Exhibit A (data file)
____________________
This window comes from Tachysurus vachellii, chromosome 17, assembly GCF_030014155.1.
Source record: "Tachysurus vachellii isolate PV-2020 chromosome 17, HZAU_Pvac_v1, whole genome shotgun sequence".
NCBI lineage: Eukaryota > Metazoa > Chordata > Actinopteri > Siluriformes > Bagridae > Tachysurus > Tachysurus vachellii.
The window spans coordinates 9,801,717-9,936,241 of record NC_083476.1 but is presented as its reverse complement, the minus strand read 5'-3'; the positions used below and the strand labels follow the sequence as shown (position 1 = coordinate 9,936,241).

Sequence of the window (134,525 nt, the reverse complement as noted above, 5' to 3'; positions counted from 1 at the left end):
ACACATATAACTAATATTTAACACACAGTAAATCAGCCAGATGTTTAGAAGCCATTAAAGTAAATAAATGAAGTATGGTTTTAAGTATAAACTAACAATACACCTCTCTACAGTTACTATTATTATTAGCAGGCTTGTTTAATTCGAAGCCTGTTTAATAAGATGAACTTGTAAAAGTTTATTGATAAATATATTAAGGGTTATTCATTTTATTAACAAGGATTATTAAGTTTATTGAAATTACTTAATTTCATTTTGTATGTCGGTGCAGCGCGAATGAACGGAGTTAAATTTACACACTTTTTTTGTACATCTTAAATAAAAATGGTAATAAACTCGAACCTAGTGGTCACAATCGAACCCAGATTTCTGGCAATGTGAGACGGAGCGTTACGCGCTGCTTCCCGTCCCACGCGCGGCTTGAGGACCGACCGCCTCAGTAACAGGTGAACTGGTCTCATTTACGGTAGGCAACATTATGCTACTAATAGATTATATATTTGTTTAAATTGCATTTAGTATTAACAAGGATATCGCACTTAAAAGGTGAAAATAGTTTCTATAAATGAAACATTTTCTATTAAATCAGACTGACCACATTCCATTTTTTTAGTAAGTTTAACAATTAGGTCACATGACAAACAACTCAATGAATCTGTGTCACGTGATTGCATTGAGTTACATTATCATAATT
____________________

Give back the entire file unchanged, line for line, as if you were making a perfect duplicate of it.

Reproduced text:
This window comes from Tachysurus vachellii, chromosome 17, assembly GCF_030014155.1.
Source record: "Tachysurus vachellii isolate PV-2020 chromosome 17, HZAU_Pvac_v1, whole genome shotgun sequence".
NCBI lineage: Eukaryota > Metazoa > Chordata > Actinopteri > Siluriformes > Bagridae > Tachysurus > Tachysurus vachellii.
The window spans coordinates 9,801,717-9,936,241 of record NC_083476.1 but is presented as its reverse complement, the minus strand read 5'-3'; the positions used below and the strand labels follow the sequence as shown (position 1 = coordinate 9,936,241).

Sequence of the window (134,525 nt, the reverse complement as noted above, 5' to 3'; positions counted from 1 at the left end):
ACACATATAACTAATATTTAACACACAGTAAATCAGCCAGATGTTTAGAAGCCATTAAAGTAAATAAATGAAGTATGGTTTTAAGTATAAACTAACAATACACCTCTCTACAGTTACTATTATTATTAGCAGGCTTGTTTAATTCGAAGCCTGTTTAATAAGATGAACTTGTAAAAGTTTATTGATAAATATATTAAGGGTTATTCATTTTATTAACAAGGATTATTAAGTTTATTGAAATTACTTAATTTCATTTTGTATGTCGGTGCAGCGCGAATGAACGGAGTTAAATTTACACACTTTTTTTGTACATCTTAAATAAAAATGGTAATAAACTCGAACCTAGTGGTCACAATCGAACCCAGATTTCTGGCAATGTGAGACGGAGCGTTACGCGCTGCTTCCCGTCCCACGCGCGGCTTGAGGACCGACCGCCTCAGTAACAGGTGAACTGGTCTCATTTACGGTAGGCAACATTATGCTACTAATAGATTATATATTTGTTTAAATTGCATTTAGTATTAACAAGGATATCGCACTTAAAAGGTGAAAATAGTTTCTATAAATGAAACATTTTCTATTAAATCAGACTGACCACATTCCATTTTTTTAGTAAGTTTAACAATTAGGTCACATGACAAACAACTCAATGAATCTGTGTCACGTGATTGCATTGAGTTACATTATCATAATT